Amazon, a machine without soul

In a recent column I described how Amazon knocked off one of Peak Design’s iconic bags. They copied the unusual design right down to the trapezoidal shape of the label and priced it at a third the cost. They even used the same name, “The Everyday Sling Bag.” Peak responded by creating a parody video that made fun of Amazon. That video has now had more than 4.5 million views on YouTube, and turned this into a win.”according to Peak’s CEO, Peter Dering,

His initial reaction, in a recent podcast, was, “‘You pathetic, little, unbelievable … I can’t believe you even took the trapezoidal logo patch and put Amazon Basics on it.’  Like, ‘Have you no pride?…Frankly, every single product category has the real McCoy and you’ve got the generic knockoff.” ….And the fact that that happens so directly with the Peak Design Everyday Sling is, first and foremost, a nod to the prevalence of the Everyday Sling, and the fact that it’s a great camera bag, and that’s why it became the best-seller. And the reason that I’m a little bit less mad than you might think is that the people who are buying that don’t think that they’re getting a Peak Design bag. They understand fully they’re getting a knockoff version of that.”

He explains that his responding with the video wasn’t a sales and marketing tactic, but more like a catharsis, and a reaction to being slapped by Amazon. He considers what Amazon did as a recognition of Peak being important enough to copy one of their products. But rather than being egregious with his response, he decided to “take the high road and just pave that road all over your face.”

Dering’s reaction to Amazon was to attack them where they’re most susceptible, that being how the publice feels about Amazon. “Amazon’s greatest business risk lies in the public perception of them, and I do hope that that message lands on the right ears with Amazon. And I’m also a little bit optimistic that this video, which took this tongue-in-cheek approach, can be received much more thoughtfully than your standard whining, as it were. So, maybe some good will come out of it all,” explains Dering. That may be wishful thinking, but correct in being their best shot to fight back. It’s rare that a legal challenge from a small company against a large one ever works.

With Amazon becoming so big, a vendor’s ability to address issues on their site has become nearly impossible. Amazon is designed to automate everything, from listing the products to selling them. There is rarely any human intervention, and to try to get something fixed is usually impossible.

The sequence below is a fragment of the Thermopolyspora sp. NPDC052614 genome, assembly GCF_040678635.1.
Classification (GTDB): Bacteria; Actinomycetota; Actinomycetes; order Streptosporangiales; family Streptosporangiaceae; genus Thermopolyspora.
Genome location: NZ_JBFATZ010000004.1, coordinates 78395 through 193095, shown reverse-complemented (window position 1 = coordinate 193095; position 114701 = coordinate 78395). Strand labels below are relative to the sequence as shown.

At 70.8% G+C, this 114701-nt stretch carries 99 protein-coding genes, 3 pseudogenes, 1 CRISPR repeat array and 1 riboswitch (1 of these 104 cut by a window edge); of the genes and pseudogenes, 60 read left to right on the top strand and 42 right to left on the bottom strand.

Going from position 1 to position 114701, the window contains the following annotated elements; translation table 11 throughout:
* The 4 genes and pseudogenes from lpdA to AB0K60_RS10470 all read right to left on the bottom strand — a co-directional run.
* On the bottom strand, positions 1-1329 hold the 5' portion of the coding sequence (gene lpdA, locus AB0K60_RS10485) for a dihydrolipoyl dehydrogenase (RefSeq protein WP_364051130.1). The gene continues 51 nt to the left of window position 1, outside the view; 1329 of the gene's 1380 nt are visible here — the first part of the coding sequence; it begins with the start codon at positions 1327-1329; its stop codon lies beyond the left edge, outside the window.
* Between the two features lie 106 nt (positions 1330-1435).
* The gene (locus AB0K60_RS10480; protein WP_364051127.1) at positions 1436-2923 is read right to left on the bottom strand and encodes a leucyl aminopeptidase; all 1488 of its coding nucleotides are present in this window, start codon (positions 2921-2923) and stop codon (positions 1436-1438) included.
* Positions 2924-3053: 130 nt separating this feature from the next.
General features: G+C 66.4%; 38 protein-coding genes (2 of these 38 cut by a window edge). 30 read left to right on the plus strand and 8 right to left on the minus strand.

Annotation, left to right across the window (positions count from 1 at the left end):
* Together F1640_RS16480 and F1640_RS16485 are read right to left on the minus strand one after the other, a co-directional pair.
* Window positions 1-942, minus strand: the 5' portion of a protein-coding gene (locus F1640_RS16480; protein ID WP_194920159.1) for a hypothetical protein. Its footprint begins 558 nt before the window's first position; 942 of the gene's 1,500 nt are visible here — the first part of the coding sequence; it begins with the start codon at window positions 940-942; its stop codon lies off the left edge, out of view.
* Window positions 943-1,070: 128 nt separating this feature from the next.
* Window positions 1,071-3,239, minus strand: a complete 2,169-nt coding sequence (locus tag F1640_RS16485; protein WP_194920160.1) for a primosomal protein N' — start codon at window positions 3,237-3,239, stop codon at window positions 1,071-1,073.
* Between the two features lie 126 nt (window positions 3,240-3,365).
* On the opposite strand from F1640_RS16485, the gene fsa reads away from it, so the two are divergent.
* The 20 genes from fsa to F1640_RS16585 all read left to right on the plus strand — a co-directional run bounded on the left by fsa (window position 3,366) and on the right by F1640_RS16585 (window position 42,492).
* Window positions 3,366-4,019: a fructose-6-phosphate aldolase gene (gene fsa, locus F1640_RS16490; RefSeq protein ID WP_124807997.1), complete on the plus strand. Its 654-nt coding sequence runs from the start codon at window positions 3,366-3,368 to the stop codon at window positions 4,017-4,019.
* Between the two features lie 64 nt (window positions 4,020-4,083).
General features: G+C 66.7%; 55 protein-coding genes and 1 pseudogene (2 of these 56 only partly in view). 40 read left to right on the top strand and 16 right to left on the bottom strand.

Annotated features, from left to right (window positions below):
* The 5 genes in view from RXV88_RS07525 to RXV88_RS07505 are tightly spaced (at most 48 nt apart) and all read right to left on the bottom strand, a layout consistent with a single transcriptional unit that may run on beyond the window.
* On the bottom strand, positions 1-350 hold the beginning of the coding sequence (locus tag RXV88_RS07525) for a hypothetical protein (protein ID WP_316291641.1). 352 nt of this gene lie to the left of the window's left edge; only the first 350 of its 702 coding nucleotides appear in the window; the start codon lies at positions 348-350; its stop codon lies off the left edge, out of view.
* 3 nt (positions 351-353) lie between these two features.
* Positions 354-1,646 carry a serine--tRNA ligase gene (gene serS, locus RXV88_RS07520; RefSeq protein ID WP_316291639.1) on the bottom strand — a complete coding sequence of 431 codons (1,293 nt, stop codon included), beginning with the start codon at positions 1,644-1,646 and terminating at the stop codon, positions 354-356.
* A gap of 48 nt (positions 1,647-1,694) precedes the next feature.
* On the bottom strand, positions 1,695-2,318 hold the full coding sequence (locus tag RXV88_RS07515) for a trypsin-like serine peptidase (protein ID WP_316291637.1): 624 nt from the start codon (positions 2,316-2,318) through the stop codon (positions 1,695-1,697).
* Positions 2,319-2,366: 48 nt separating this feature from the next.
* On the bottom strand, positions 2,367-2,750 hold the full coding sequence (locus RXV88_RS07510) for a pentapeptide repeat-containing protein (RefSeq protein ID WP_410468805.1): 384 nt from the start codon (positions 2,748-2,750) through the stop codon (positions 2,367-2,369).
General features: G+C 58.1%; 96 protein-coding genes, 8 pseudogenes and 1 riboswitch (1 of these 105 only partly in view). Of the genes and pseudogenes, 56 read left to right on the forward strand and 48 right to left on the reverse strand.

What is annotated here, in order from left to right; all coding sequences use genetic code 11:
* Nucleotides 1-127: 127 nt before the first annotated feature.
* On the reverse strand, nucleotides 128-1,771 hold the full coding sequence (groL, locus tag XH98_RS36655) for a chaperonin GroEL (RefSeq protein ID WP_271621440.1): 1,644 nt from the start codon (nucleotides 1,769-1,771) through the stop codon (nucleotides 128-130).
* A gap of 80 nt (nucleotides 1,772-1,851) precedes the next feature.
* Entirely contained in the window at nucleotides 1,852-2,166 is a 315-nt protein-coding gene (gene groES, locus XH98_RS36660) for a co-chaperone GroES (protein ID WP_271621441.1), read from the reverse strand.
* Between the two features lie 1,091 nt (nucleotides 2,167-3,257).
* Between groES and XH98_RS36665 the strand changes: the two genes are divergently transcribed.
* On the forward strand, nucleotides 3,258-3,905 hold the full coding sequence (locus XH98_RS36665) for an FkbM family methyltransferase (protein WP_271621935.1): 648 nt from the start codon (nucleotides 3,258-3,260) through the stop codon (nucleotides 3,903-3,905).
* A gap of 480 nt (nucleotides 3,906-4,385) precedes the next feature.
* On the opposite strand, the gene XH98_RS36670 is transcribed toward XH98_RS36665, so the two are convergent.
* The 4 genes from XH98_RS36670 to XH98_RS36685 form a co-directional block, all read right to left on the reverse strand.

Amazon now is a huge faceless, soulless entity run by software code and algorithms. There’s essentially no vetting of the products being sold or their claims, or even who the vendor is. The reviews are subject to no human verification, and perhaps a third to a half of all reviews are fake.  Many of the vendor names are created just for use on Amazon and most of the Chinese vendors use a nonsensical array of letters, enabling them to trademark their brands. Some of the different brands, associated with what looks like the same product, are owned by the same company, enabling it to gain multiple listings of the same product and increase their odds of their product being selected.

Remember the prediction that robots, software, algorithms and automation will replace humans in doing all sort of things? Well, Amazon has become that entity, a superbly efficient, but heartless, emotionless machine using all of latest technologies to automatically populate its site with products, take orders and deliver them to customers with the least amount of human intervention than any other retailer in the world. The only human intervention is in stocking the warehouses and delivering the goods to their customers, but not for long. These are the areas where Amazon is in the forefront in automating their warehouses and beginning to deliver their goods using drones. The only way to fight back is to try to throw a rock into the machine’s gears to get some attention, and that’s all Peak could do.

Further evidence is emerging that shows how Amazon is trying to impose software algorithms even to their workers. They have created rules relating to the number of deliveries a driver is required to make that are automatically measured and, if not met, applies penalties or even termination. One of the unintended consequences is that drivers are peeing in bottles inside the delivery vans, because of the time it takes to find a public bathroom. Read this new article. “DOCUMENTS SHOW AMAZON IS AWARE DRIVERS PEE IN BOTTLES AND EVEN DEFECATE EN ROUTE, DESPITE COMPANY DENIAL”


by Phil Baker